The power of distraction for surgery patients
Conversing with a nurse, squeezing a stress ball or watching a DVD can reduce a patient’s pain and anxiety levels during surgical procedures in which a patient typically remains awake, according to a new study.
Researchers at the University of Surrey in the U.K. randomly assigned one of four distraction techniques to nearly 400 patients who underwent varicose vein surgery, which is normally performed while the patient is awake under a local anesthetic.
During the procedure, one group of patients listened to music, while a second group watched a DVD. A third group of patients had a nurse at their side, engaging them in conversation, and the fourth group of patients received two palm-sized stress balls to squeeze. A fifth group – the control group — underwent the same procedure without distraction.
The patients later completed a questionnaire that researchers used to measure their anxiety and pain levels during their procedure.
Results of the study, published in the European Journal of Pain, concluded that patients who spoke to a nurse during their procedure reported feeling 30 percent less anxious than those who received no distractions. Patients given a stress ball to squeeze experienced 22 percent less pain during the procedure. With the exception of those who listened to music, all distracted patients had some reduction in anxiety compared to those simply undergoing standard protocols without distraction.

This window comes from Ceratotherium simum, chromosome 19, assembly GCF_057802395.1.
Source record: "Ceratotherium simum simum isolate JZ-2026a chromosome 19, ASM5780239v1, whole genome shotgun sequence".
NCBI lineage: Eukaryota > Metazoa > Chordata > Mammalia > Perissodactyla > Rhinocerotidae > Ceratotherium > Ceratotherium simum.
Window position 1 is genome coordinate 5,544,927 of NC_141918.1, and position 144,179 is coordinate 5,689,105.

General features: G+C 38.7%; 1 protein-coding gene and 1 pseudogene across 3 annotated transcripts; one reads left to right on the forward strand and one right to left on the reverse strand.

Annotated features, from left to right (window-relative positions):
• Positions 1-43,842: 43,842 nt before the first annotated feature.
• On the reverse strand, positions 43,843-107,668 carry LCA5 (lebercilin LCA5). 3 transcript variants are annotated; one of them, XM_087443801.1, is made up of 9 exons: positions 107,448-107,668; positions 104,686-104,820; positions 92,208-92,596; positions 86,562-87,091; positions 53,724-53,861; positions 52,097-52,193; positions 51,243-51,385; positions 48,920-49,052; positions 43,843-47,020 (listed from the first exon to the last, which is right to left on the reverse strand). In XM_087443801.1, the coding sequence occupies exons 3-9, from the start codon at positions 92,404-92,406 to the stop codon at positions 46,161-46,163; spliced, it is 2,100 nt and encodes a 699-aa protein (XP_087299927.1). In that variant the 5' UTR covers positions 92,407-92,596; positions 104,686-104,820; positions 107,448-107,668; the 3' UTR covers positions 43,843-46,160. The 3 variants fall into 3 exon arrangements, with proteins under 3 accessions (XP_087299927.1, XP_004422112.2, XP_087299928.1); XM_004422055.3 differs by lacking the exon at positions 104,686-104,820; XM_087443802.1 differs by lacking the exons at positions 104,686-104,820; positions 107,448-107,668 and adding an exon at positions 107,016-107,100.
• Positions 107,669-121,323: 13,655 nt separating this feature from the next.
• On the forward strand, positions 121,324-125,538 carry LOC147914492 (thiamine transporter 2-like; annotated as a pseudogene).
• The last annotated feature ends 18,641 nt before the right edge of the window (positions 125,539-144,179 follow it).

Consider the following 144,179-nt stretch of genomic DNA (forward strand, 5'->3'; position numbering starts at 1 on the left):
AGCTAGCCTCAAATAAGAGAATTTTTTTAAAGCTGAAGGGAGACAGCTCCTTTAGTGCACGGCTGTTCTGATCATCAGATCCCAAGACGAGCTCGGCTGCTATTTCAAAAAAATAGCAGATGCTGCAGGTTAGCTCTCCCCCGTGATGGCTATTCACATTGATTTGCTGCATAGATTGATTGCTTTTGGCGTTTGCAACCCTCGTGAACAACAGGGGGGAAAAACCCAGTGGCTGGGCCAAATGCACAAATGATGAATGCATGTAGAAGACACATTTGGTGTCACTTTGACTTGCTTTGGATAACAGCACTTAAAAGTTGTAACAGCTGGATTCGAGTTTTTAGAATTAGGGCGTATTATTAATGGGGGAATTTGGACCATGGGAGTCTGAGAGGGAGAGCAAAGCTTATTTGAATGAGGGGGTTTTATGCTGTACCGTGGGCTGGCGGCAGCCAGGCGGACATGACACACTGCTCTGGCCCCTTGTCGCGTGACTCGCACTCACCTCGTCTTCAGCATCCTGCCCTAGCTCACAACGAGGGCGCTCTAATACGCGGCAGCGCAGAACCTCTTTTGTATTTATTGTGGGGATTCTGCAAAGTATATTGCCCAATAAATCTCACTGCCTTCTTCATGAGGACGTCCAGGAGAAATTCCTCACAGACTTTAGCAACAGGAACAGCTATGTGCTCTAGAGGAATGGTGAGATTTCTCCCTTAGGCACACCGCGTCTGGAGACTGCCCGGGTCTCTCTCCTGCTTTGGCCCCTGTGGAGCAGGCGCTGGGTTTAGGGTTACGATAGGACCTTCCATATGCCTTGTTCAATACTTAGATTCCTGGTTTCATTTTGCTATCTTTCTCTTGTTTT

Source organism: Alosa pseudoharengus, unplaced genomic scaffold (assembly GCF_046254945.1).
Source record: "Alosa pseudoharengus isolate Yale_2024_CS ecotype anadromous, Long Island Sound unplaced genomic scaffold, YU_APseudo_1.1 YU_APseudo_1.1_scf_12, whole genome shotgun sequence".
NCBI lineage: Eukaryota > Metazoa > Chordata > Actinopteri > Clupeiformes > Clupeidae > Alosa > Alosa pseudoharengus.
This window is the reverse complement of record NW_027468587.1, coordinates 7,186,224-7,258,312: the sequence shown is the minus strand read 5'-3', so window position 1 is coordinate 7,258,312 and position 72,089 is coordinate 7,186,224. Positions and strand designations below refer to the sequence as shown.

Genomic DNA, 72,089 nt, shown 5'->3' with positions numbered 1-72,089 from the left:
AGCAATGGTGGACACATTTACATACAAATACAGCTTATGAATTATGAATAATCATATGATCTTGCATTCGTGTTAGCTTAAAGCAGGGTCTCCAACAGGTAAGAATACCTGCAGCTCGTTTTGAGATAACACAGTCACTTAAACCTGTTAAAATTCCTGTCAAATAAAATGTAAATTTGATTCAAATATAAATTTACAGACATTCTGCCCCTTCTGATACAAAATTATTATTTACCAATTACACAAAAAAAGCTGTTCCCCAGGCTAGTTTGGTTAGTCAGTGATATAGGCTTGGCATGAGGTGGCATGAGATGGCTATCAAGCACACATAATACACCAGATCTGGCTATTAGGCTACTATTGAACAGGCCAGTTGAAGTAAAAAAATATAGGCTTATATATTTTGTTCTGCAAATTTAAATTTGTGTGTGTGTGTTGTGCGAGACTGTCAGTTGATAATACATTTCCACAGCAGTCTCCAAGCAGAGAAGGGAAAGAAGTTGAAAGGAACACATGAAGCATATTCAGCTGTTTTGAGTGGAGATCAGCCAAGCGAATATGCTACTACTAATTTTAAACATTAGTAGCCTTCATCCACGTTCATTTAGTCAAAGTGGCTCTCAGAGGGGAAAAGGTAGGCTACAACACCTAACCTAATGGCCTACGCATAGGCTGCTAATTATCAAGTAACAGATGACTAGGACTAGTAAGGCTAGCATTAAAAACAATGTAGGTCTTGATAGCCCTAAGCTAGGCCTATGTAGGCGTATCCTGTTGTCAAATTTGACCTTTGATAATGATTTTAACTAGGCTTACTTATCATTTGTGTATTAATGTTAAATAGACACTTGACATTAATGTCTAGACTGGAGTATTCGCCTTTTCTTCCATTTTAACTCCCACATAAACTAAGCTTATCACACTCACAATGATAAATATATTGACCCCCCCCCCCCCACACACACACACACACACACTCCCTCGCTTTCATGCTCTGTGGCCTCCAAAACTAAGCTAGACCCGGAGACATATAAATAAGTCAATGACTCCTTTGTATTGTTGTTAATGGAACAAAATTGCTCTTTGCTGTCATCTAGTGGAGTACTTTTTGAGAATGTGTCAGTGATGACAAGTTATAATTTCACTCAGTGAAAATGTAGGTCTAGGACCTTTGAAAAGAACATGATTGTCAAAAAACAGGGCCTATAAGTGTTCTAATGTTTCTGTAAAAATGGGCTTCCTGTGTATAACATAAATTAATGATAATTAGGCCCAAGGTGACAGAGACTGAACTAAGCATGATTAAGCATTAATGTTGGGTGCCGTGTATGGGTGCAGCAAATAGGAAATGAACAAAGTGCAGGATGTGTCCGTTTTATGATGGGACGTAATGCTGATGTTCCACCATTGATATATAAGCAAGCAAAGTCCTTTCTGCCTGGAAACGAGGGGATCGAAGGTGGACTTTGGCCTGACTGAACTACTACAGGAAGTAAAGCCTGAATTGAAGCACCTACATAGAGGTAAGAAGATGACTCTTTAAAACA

“Our research has found a simple and inexpensive way to improve patients’ experiences of this common and unpleasant procedure, and could be used for a wide range of other operations carried out without a general anesthetic,” said the study’s lead author, Jane Ogden, in a statement.
“This could also include the great number of exploratory procedures, such as colonoscopies and hysteroscopies, which are all done while patients are conscious.”
Surgery and simple procedures are not the only occasions when a patient may benefit from a simple distraction.
“Distractions are also beneficial to the patient when they are undergoing imaging scans like an MRI,” said Dr. Syam Reddy, chairman of radiology at Advocate Christ Medical Center. “Christ Medical Center offers MRI Caring Suites that were designed to reduce patient anxiety and enhance comfort during a sometimes uncomfortable scan. Patients have the option to customize music, photos and lighting – all of which can help ease anxiety and enhance comfort.”
About the Author
Julie Nakis, health enews contributor, is manager of public affairs at Advocate Children's Hospital. She earned her BA in communications from the University of Iowa – Go Hawkeyes! In her free time, she enjoys spending time with friends and family, exploring the city and cheering on the Chicago Cubs and Blackhawks.